The Ministry of Education AND The Ministry of Health stresses to all parents that ALL schools are safe for children to return to. At St Michael's. Our teachers pride themselves on knowing your children very well. Each of us knows the name of every child. Often we know their parents and extended family members and very nearly always understand the unique circumstances of your family situations. Our connectedness and close affiliations are one of our greatest strengths as a community. We will be using this knowledge of each other to stay in tune with how your children are feeling, behaving and communicating with us both in and out of the classroom.
The first days, indeed the first two weeks are about establishing a routine, creating safe spaces for open discussion and sharing of experiences. Routine provides our children with a level of security. It makes the environment predictable. Listening to the tamariki makes them feel valued and validates their emotions as normal and healthy responses to what has been a trying time for many of us. We have a focus on two key values KINDNESS and RESPECT over the next two weeks. We will have celebrations together, fun days of community sharing. We are actively rebuilding our sense of kotahitanga (unity). We are now and have always been in this together.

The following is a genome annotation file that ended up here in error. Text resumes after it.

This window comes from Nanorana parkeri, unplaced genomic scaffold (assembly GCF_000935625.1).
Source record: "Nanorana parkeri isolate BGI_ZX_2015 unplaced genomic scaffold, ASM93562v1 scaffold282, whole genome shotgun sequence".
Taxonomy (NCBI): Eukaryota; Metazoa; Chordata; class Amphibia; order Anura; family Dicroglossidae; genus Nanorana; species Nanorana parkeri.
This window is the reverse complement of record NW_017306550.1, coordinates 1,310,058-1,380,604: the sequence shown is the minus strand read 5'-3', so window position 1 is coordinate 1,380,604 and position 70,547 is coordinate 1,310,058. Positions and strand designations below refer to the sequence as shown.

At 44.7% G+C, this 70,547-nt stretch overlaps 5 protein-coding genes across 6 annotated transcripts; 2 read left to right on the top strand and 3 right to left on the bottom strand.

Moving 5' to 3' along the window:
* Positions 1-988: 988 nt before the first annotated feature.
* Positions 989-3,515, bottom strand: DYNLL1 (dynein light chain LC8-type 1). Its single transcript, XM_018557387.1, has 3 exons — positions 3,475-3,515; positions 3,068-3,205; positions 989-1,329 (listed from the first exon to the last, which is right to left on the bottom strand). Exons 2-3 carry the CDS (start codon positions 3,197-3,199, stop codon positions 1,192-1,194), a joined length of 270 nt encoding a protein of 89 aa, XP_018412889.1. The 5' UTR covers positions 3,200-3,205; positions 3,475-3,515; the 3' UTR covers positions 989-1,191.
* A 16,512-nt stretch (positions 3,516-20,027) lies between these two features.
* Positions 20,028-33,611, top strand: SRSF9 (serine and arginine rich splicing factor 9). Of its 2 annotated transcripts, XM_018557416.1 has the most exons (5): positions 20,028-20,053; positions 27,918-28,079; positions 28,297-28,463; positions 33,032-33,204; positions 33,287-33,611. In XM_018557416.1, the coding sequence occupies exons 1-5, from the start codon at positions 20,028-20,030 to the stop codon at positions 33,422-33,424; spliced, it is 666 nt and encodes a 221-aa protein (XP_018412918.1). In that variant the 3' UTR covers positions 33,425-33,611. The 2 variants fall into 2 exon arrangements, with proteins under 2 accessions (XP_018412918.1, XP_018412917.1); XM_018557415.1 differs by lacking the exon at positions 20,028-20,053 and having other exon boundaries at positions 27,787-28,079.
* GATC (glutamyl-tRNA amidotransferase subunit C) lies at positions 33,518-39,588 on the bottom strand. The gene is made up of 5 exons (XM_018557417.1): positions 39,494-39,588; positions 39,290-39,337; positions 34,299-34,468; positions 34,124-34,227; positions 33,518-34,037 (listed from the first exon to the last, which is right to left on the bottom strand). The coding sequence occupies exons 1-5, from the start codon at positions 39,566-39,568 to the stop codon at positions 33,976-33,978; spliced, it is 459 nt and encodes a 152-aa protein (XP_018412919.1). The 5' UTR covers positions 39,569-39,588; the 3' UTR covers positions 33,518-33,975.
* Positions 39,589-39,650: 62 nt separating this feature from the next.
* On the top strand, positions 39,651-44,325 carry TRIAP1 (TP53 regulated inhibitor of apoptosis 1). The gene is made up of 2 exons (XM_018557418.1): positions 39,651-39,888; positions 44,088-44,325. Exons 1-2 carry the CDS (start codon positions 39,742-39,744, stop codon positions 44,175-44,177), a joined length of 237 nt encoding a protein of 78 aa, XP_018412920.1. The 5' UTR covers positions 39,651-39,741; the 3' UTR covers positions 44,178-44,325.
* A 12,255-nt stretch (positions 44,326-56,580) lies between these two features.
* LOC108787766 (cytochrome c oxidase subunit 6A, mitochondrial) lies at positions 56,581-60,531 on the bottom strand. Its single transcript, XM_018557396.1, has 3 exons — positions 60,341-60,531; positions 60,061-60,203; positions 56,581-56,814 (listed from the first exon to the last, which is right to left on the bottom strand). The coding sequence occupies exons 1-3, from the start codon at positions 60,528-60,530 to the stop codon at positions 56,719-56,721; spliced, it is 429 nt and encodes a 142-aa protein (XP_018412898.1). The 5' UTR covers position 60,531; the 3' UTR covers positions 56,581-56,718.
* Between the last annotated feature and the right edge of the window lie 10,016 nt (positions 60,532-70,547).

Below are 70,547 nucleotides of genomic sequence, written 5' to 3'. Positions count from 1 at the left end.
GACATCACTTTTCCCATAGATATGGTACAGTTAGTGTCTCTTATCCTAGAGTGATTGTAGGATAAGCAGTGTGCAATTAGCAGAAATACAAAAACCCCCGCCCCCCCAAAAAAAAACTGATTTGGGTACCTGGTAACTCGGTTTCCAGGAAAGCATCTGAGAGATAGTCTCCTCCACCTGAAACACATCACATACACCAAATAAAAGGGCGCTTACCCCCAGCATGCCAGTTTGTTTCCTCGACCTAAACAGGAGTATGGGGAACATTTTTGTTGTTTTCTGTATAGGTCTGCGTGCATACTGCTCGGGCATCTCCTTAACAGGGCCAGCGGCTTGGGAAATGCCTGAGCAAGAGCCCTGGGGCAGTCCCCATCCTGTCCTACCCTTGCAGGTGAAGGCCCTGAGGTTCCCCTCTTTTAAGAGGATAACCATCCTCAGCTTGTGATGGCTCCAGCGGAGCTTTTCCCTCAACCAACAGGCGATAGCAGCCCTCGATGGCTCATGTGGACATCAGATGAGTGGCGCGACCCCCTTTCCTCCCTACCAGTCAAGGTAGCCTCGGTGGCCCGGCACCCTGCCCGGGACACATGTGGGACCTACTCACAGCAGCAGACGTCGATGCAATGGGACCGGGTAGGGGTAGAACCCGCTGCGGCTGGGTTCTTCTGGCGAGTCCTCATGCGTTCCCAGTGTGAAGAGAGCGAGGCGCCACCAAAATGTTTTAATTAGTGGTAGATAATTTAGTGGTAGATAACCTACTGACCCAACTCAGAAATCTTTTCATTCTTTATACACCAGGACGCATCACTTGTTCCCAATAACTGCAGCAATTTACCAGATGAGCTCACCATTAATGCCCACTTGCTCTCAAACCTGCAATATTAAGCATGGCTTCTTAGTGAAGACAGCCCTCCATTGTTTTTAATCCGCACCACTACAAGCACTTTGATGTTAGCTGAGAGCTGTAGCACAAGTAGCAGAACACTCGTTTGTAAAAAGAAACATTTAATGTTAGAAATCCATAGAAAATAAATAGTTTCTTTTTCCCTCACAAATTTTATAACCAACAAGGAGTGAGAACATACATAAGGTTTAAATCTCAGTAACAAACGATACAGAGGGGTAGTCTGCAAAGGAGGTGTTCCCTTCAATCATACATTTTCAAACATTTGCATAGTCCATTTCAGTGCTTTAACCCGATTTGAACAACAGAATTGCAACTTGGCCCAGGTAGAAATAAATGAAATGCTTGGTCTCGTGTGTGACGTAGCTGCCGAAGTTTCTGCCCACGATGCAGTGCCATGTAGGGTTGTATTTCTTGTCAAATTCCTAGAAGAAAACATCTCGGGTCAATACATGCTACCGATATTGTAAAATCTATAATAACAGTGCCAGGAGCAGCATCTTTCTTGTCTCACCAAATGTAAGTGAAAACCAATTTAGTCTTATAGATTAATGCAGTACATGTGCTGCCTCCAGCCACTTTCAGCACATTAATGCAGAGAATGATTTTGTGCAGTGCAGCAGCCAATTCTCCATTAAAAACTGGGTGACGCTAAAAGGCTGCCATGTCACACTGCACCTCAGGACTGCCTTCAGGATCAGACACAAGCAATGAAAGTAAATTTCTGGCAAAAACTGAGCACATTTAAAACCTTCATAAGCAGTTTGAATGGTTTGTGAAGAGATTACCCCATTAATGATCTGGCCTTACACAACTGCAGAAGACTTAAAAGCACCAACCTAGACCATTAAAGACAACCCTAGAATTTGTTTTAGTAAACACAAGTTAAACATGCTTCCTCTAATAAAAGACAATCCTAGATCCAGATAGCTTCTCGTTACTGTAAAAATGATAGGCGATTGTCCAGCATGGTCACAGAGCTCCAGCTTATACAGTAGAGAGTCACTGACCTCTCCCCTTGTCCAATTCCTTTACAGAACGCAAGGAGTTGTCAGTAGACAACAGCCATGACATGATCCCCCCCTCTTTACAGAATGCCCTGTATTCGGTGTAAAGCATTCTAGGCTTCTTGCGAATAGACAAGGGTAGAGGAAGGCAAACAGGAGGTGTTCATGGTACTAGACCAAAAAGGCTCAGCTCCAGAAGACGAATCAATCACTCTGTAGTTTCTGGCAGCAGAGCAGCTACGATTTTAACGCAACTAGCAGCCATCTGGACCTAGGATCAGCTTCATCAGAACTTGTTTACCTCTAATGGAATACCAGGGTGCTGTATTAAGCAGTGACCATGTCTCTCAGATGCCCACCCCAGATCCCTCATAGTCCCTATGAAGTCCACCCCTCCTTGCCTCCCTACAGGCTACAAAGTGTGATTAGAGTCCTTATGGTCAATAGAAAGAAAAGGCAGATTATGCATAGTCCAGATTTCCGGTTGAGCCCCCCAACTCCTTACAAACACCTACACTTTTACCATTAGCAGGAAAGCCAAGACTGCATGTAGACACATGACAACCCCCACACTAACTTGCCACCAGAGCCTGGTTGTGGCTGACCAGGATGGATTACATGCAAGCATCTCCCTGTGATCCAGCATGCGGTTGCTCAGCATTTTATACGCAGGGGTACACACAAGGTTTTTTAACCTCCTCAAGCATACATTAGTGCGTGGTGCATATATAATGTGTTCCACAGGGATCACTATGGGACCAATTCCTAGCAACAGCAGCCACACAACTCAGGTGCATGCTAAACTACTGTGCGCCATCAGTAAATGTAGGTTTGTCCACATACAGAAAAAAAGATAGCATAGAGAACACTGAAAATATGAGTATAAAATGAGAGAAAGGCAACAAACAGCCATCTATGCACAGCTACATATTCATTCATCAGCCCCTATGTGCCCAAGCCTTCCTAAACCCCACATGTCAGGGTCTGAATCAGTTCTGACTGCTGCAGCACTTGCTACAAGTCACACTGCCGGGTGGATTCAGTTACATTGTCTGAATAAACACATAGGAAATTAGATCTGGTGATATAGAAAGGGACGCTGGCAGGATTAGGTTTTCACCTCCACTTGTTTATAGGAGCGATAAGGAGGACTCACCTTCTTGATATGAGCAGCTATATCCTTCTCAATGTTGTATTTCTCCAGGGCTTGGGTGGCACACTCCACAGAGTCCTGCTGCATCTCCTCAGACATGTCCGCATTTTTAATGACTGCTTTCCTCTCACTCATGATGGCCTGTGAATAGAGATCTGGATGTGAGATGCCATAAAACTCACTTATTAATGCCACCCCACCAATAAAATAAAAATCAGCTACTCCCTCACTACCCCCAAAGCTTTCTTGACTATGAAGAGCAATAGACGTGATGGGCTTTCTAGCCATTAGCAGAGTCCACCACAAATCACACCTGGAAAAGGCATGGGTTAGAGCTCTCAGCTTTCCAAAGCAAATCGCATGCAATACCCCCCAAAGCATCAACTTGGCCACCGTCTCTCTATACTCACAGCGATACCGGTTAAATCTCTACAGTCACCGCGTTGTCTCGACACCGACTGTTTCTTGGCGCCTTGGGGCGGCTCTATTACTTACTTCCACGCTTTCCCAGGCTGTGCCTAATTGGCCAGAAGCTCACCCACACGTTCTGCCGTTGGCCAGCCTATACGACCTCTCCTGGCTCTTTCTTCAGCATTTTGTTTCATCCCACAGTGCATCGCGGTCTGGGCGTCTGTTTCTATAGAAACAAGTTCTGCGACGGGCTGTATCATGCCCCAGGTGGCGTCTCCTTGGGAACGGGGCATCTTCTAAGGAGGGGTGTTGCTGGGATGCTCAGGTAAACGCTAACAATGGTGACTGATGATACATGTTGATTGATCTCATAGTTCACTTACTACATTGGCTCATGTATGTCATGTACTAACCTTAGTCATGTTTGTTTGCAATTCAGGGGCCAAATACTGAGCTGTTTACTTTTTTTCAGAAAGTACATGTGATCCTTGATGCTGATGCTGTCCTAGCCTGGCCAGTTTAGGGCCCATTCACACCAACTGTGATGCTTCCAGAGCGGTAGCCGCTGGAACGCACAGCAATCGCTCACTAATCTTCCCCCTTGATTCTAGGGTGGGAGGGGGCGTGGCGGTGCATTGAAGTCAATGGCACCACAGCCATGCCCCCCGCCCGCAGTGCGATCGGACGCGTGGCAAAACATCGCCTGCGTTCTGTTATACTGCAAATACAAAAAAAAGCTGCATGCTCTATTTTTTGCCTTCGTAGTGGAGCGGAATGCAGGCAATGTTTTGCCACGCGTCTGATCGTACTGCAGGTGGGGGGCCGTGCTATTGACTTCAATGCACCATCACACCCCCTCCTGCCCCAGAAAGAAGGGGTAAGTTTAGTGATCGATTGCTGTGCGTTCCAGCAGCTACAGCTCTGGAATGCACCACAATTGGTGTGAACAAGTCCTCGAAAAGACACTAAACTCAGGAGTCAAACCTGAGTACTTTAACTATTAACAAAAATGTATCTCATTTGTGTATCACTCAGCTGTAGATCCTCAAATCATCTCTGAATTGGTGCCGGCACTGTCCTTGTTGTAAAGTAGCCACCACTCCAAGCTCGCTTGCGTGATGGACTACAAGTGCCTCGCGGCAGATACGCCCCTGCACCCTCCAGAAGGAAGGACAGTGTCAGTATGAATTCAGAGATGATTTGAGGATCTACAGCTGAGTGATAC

There will be no pressure applied to your children to rigidly slot back into heavy academic loads. There will be no judgement as to whether some families did a large amount of home learning or others did very little. We will accept every child and family for where they are at now and validate and affirm that everything is fine. We respect your experience and situation as being completely unique.
Should we notice unusual behaviours that we recognise as distress, discomfort or dis-ease we will sensitively communicate our concerns with you. Through communication we will create a cacoon of love and support around the children. We have access to our social worker who can assist with unpacking big emotions. We have resources that will focus on building emotional regulation and identification. We will move slowly and with care. You as a parent are welcome to contact the school office during the day to check in and to see how your child is if this is what will provide you with comfort. Our teachers will share your children's happy faces on Seesaw. They will show you how well they are managing with learning about the new Health and Safety Protocols. We will communicate clearly and often. We hope that this will support everyone.
We are focussed on kindness. This is how we intend on giving service at our Mercy School.
Links to wellbeing and Mental Health supports for families
Sparklers - Helping Tamariki when times are tough
Ministry of Education -Well being and support for parents
A guide for supporting young people and children's wellbeing during the Covid-19 Pandemic
Bullying Free NZ